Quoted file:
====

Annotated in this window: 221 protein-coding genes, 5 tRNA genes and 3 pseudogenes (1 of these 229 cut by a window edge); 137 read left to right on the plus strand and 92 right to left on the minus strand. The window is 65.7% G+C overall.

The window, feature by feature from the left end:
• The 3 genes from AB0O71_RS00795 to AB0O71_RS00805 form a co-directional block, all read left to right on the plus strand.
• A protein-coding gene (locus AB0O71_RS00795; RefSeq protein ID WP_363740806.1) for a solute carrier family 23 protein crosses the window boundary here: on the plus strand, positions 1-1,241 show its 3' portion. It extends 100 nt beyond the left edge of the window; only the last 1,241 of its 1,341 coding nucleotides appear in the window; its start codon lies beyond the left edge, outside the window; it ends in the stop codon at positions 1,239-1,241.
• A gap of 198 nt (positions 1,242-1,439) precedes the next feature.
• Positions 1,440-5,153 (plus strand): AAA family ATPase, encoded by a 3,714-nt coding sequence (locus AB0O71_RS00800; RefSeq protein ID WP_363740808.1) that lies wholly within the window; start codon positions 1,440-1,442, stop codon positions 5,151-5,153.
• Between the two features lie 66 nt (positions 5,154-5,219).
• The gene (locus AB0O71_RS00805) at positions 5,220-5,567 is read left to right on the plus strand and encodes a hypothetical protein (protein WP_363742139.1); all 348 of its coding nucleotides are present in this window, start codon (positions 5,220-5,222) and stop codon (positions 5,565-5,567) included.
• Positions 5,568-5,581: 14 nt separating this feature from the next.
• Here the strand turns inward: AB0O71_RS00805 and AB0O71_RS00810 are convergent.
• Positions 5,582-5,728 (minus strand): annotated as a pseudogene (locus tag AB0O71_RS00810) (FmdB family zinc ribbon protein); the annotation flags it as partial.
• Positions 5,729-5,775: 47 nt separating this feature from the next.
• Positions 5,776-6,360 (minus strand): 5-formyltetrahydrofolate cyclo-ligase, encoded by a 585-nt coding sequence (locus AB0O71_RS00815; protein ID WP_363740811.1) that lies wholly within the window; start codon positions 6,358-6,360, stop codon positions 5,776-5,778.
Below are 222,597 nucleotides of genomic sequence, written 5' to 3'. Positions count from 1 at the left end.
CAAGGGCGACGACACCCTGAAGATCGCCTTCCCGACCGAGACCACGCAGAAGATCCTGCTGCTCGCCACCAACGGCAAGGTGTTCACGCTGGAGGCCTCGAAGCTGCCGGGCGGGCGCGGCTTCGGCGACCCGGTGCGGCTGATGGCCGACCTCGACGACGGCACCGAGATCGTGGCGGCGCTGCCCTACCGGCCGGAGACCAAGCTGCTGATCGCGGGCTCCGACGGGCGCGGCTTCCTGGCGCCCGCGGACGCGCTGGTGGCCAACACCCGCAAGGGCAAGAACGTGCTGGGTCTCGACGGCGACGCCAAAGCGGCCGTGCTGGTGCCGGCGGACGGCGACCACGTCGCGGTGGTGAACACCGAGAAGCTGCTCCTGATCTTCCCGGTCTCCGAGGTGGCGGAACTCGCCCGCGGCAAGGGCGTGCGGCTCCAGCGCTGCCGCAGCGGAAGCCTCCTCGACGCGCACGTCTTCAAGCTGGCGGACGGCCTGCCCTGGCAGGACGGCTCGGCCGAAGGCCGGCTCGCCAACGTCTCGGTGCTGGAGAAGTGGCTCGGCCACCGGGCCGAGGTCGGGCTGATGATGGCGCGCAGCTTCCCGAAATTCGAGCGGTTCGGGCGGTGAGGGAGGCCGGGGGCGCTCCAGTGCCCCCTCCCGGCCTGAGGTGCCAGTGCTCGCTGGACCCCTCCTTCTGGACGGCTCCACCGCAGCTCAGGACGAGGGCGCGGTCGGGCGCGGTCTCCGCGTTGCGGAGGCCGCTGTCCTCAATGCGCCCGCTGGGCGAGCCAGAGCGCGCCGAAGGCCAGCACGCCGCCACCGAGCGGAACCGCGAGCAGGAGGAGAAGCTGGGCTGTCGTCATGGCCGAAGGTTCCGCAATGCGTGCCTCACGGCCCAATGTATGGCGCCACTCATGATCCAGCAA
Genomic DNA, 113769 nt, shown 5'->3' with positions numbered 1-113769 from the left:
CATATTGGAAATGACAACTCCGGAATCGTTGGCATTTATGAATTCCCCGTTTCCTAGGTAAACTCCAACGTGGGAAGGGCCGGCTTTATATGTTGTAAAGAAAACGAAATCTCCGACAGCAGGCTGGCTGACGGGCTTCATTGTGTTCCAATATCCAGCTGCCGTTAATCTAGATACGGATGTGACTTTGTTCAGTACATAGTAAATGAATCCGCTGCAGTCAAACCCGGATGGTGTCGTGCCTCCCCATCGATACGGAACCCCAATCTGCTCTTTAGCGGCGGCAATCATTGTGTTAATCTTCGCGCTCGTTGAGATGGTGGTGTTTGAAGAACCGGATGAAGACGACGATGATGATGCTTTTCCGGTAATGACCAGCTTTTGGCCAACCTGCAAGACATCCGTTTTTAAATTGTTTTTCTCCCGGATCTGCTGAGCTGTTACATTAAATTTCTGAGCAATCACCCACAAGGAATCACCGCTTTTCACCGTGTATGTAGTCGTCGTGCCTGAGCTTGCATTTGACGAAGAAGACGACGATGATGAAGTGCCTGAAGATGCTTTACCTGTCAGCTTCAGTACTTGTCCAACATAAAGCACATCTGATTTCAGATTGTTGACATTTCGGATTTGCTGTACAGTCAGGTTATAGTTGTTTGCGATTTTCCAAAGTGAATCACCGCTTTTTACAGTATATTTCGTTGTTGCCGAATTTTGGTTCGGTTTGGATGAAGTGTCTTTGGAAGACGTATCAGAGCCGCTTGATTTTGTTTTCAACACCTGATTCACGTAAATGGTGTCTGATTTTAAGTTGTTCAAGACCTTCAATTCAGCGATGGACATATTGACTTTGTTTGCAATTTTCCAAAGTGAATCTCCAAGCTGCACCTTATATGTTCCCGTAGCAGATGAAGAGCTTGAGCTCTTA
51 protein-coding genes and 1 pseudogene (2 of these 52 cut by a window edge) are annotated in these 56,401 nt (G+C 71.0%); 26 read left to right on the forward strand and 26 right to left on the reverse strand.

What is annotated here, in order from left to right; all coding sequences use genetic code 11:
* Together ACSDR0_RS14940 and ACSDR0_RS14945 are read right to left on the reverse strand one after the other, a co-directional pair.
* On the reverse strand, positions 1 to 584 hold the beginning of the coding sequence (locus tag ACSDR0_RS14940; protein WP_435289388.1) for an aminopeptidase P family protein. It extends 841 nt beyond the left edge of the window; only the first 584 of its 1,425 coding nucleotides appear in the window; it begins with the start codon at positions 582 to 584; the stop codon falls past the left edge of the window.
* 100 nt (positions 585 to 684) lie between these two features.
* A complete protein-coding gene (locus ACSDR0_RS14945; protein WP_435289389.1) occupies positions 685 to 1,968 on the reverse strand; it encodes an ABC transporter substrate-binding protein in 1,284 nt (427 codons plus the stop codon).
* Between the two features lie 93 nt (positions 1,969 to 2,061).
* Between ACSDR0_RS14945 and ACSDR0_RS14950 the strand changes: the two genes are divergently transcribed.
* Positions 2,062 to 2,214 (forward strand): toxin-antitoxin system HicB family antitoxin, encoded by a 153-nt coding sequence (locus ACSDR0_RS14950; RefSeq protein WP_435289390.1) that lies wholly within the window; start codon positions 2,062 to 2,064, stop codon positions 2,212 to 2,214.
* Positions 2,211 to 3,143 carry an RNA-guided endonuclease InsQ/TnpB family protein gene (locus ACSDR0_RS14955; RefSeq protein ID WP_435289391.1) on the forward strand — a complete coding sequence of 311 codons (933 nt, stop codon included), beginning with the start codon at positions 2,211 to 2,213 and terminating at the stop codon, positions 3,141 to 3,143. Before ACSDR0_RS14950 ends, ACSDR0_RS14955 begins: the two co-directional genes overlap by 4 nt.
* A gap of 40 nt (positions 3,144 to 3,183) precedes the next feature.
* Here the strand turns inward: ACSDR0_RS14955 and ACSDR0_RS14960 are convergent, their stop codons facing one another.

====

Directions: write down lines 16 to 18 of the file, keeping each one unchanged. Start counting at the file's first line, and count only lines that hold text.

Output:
Genomic DNA, 113769 nt, shown 5'->3' with positions numbered 1-113769 from the left:
CATATTGGAAATGACAACTCCGGAATCGTTGGCATTTATGAATTCCCCGTTTCCTAGGTAAACTCCAACGTGGGAAGGGCCGGCTTTATATGTTGTAAAGAAAACGAAATCTCCGACAGCAGGCTGGCTGACGGGCTTCATTGTGTTCCAATATCCAGCTGCCGTTAATCTAGATACGGATGTGACTTTGTTCAGTACATAGTAAATGAATCCGCTGCAGTCAAACCCGGATGGTGTCGTGCCTCCCCATCGATACGGAACCCCAATCTGCTCTTTAGCGGCGGCAATCATTGTGTTAATCTTCGCGCTCGTTGAGATGGTGGTGTTTGAAGAACCGGATGAAGACGACGATGATGATGCTTTTCCGGTAATGACCAGCTTTTGGCCAACCTGCAAGACATCCGTTTTTAAATTGTTTTTCTCCCGGATCTGCTGAGCTGTTACATTAAATTTCTGAGCAATCACCCACAAGGAATCACCGCTTTTCACCGTGTATGTAGTCGTCGTGCCTGAGCTTGCATTTGACGAAGAAGACGACGATGATGAAGTGCCTGAAGATGCTTTACCTGTCAGCTTCAGTACTTGTCCAACATAAAGCACATCTGATTTCAGATTGTTGACATTTCGGATTTGCTGTACAGTCAGGTTATAGTTGTTTGCGATTTTCCAAAGTGAATCACCGCTTTTTACAGTATATTTCGTTGTTGCCGAATTTTGGTTCGGTTTGGATGAAGTGTCTTTGGAAGACGTATCAGAGCCGCTTGATTTTGTTTTCAACACCTGATTCACGTAAATGGTGTCTGATTTTAAGTTGTTCAAGACCTTCAATTCAGCGATGGACATATTGACTTTGTTTGCAATTTTCCAAAGTGAATCTCCAAGCTGCACCTTATATGTTCCCGTAGCAGATGAAGAGCTTGAGCTCTTA
51 protein-coding genes and 1 pseudogene (2 of these 52 cut by a window edge) are annotated in these 56,401 nt (G+C 71.0%); 26 read left to right on the forward strand and 26 right to left on the reverse strand.